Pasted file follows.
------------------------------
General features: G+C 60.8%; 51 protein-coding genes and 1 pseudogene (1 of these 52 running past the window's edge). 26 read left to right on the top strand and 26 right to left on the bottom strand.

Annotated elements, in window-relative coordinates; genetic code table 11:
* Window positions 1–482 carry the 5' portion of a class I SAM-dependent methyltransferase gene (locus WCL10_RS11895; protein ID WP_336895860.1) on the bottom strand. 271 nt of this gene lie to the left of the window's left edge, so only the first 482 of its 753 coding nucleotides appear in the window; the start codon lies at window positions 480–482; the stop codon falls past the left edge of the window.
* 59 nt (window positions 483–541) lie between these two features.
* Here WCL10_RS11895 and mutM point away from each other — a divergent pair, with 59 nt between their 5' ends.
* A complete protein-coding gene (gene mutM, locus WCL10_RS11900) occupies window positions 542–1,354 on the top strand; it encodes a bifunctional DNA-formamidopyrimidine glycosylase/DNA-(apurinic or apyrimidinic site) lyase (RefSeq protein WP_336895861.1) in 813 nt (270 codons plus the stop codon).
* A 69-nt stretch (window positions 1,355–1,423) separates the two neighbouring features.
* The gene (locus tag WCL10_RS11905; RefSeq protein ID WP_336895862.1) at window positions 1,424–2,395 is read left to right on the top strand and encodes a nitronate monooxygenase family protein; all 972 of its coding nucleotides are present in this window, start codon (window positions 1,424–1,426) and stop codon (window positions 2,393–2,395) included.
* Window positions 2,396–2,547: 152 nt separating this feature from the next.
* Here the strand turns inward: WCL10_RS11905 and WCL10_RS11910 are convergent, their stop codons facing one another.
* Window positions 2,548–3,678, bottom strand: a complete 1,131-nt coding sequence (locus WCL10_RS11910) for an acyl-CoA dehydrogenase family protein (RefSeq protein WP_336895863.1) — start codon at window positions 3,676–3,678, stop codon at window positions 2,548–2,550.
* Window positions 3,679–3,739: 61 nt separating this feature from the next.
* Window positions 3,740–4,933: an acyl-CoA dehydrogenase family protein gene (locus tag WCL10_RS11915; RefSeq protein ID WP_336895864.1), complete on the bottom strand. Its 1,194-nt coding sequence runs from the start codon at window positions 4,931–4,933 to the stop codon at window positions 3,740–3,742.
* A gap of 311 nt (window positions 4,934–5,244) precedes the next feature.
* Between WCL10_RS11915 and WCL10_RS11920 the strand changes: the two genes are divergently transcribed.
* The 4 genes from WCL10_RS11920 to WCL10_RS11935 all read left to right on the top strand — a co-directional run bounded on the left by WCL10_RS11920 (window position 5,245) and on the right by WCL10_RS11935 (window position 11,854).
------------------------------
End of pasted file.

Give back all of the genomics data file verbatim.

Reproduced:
General features: G+C 60.8%; 51 protein-coding genes and 1 pseudogene (1 of these 52 running past the window's edge). 26 read left to right on the top strand and 26 right to left on the bottom strand.

Annotated elements, in window-relative coordinates; genetic code table 11:
* Window positions 1–482 carry the 5' portion of a class I SAM-dependent methyltransferase gene (locus WCL10_RS11895; protein ID WP_336895860.1) on the bottom strand. 271 nt of this gene lie to the left of the window's left edge, so only the first 482 of its 753 coding nucleotides appear in the window; the start codon lies at window positions 480–482; the stop codon falls past the left edge of the window.
* 59 nt (window positions 483–541) lie between these two features.
* Here WCL10_RS11895 and mutM point away from each other — a divergent pair, with 59 nt between their 5' ends.
* A complete protein-coding gene (gene mutM, locus WCL10_RS11900) occupies window positions 542–1,354 on the top strand; it encodes a bifunctional DNA-formamidopyrimidine glycosylase/DNA-(apurinic or apyrimidinic site) lyase (RefSeq protein WP_336895861.1) in 813 nt (270 codons plus the stop codon).
* A 69-nt stretch (window positions 1,355–1,423) separates the two neighbouring features.
* The gene (locus tag WCL10_RS11905; RefSeq protein ID WP_336895862.1) at window positions 1,424–2,395 is read left to right on the top strand and encodes a nitronate monooxygenase family protein; all 972 of its coding nucleotides are present in this window, start codon (window positions 1,424–1,426) and stop codon (window positions 2,393–2,395) included.
* Window positions 2,396–2,547: 152 nt separating this feature from the next.
* Here the strand turns inward: WCL10_RS11905 and WCL10_RS11910 are convergent, their stop codons facing one another.
* Window positions 2,548–3,678, bottom strand: a complete 1,131-nt coding sequence (locus WCL10_RS11910) for an acyl-CoA dehydrogenase family protein (RefSeq protein WP_336895863.1) — start codon at window positions 3,676–3,678, stop codon at window positions 2,548–2,550.
* Window positions 3,679–3,739: 61 nt separating this feature from the next.
* Window positions 3,740–4,933: an acyl-CoA dehydrogenase family protein gene (locus tag WCL10_RS11915; RefSeq protein ID WP_336895864.1), complete on the bottom strand. Its 1,194-nt coding sequence runs from the start codon at window positions 4,931–4,933 to the stop codon at window positions 3,740–3,742.
* A gap of 311 nt (window positions 4,934–5,244) precedes the next feature.
* Between WCL10_RS11915 and WCL10_RS11920 the strand changes: the two genes are divergently transcribed.
* The 4 genes from WCL10_RS11920 to WCL10_RS11935 all read left to right on the top strand — a co-directional run bounded on the left by WCL10_RS11920 (window position 5,245) and on the right by WCL10_RS11935 (window position 11,854).